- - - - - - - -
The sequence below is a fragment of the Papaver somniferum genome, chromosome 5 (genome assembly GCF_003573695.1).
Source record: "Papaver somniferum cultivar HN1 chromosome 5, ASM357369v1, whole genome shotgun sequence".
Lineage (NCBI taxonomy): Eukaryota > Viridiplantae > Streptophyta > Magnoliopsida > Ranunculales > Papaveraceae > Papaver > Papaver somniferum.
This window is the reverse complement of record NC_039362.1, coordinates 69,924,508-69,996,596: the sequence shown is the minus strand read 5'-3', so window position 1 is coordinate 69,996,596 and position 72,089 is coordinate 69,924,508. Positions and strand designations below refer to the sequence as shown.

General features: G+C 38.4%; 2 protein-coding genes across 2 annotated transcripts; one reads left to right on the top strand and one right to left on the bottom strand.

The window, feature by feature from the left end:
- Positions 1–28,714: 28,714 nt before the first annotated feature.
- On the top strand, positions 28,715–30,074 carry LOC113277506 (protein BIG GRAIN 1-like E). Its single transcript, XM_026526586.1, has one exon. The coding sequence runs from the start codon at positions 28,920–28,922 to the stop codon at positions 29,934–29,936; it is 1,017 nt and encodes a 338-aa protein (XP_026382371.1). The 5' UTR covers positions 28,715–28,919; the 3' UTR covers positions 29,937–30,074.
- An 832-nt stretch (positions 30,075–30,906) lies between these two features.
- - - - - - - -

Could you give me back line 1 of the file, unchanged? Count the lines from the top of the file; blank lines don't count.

The sequence below is a fragment of the Papaver somniferum genome, chromosome 5 (genome assembly GCF_003573695.1).